Skip to Main Content

Education Research Tutorial

Step-by-step guide to conducting research in education

Starting your search

The library subscribes to over 200 databases.  Finding the right one for you is the first step.  If you know which database you want, start with the A-Z Database List.

With the A-Z list, you can search by subject 

  • Scrolling for education subjects in left box (example: Middle school students)
  • Typing in terms in the open box

  • You can search by specific subjects by clicking on the ALL Subjects search box or
  • You can type in keywords into the search box on the right i.e. elementary, higher education (these should be general, rather than very specific terms)

To find the best education database for your needs, first look over the possibilities.  There may be a "perfect" database for your topic--such as Career & Technical Education or Educational Administration Abstracts.  Library science students will want to search Library Literature and Information Science Full Text.

Two comprehensive education databases are useful for most education topics: Education Research Complete and ERIC.  Both will help you find articles from education journals; ERIC will also retrieve items such as research reports and papers presented at professional conferences.  

Boolean Operators

Most databases use a search technique based on Boolean logic. This type of search retrieves all records in the database which contain a word or a set of words and uses Boolean operators--words that have special meaning in database searching.  The most important operators are AND, OR and NOT. See below for an explanation of these terms. Some databases require the Boolean operators to be capitalized; otherwise, they may be searched just like regular search terms.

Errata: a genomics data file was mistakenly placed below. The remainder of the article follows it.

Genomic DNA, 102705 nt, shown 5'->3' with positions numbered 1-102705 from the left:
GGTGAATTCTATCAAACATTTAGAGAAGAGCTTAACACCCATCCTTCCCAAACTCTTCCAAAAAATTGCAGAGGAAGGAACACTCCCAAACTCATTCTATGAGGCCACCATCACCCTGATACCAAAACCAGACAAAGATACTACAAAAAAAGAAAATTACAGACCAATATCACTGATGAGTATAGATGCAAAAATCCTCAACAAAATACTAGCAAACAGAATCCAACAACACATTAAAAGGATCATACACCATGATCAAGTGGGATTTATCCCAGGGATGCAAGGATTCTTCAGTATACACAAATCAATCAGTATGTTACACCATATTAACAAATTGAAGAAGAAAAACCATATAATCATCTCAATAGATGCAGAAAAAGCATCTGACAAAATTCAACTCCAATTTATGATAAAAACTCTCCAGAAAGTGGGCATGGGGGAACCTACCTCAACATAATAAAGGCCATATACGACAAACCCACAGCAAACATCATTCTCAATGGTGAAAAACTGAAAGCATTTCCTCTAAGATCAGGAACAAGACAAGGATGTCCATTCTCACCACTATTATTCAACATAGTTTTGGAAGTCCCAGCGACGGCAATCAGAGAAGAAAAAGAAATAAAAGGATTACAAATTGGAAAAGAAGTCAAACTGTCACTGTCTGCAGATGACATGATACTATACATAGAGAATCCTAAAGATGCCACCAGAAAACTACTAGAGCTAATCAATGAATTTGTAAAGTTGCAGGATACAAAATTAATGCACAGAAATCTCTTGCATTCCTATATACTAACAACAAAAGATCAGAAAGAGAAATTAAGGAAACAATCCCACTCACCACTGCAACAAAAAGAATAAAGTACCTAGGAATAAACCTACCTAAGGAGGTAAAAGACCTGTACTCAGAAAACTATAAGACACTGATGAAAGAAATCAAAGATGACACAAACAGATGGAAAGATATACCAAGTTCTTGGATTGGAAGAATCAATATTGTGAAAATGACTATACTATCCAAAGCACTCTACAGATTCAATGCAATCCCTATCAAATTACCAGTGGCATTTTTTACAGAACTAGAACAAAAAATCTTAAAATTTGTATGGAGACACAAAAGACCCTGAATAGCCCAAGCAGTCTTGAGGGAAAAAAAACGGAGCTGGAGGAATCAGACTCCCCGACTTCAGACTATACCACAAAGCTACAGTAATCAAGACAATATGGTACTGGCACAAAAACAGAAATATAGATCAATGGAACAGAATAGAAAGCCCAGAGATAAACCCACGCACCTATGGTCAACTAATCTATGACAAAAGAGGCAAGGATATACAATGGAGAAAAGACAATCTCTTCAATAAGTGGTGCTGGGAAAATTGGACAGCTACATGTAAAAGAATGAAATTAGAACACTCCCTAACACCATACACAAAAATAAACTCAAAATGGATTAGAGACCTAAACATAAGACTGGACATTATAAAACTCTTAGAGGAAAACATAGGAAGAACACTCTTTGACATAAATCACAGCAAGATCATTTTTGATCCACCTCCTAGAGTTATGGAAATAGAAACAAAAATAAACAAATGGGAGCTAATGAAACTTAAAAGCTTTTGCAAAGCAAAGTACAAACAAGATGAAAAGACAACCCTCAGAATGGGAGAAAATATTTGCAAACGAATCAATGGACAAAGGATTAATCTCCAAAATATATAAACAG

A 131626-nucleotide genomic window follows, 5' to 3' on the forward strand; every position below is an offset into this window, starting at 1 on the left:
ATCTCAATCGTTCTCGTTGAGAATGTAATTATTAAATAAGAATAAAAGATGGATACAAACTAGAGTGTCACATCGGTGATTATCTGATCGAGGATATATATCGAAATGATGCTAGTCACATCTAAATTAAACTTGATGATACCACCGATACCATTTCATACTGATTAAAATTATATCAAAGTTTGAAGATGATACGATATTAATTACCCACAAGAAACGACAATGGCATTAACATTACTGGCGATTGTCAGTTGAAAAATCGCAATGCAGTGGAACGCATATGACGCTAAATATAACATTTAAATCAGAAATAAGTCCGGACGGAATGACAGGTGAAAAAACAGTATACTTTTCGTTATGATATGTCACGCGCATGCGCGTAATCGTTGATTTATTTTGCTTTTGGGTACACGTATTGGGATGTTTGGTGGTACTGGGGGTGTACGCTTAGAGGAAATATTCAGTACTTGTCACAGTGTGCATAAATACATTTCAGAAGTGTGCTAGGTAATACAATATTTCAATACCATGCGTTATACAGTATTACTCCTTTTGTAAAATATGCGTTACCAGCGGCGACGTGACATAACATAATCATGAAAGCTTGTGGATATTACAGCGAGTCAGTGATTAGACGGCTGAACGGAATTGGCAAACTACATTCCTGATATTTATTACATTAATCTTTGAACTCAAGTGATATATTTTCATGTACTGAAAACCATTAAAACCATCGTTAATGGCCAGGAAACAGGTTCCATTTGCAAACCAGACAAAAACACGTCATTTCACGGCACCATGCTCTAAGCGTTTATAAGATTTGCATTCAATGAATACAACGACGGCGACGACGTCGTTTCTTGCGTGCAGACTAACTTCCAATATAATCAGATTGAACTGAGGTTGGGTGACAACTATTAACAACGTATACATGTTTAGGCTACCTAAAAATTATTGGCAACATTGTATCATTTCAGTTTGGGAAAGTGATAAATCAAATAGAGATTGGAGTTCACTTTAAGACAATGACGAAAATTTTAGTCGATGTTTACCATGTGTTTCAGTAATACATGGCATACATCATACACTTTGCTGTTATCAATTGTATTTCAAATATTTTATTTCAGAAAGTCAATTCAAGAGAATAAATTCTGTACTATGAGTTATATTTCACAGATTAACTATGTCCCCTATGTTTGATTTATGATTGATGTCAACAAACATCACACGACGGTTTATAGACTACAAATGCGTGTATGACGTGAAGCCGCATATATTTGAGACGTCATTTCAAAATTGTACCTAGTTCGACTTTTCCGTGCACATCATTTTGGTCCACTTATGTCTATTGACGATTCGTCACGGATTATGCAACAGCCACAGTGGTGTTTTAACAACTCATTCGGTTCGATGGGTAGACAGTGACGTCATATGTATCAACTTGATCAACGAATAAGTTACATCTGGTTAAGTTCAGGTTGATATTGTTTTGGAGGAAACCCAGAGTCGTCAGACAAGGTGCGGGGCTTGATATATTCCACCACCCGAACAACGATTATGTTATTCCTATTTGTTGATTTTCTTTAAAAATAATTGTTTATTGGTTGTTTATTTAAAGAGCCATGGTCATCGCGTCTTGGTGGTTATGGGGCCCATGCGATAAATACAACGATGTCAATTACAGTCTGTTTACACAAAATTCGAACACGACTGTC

Will retrieve records which contain the word “girls” and the word “mathematics.” This operator is used to decrease the number of records retrieved. AND is the most common default Boolean term.

Example: girls AND mathematics


Will retrieve records which contain either the word “mathematics” or the word “arithmetic” -- or both. This operator is used to broaden the number of records retrieved.

Example: mathematics OR arithmetic 


Will retrieve records which contain only the term "charter schools" but not the word "urban." This operator is used to reduce the number of records retrieved.  Exercise caution when using NOT; you may eliminate helpful records--such as an article that is predominantly about rural charter schools but includes the term "urban."

Example: charter schools NOT urban


Use nesting to preserve the “logic” of your Boolean Search. Nesting is the use of parentheses to put your search words into sets. If you do not use parentheses, Boolean terms are connected according to the default functions of the database. Because it is difficult to keep track of differences in databases and because almost every database accepts parentheses, it is suggested that parentheses ALWAYS be used in a complicated search phrase.

(Huntingtons AND disease) OR chorea

Huntingtons AND (disease OR chorea)

((diabetes OR diabete) AND (hypertension OR (high blood pressure))) NOT therapy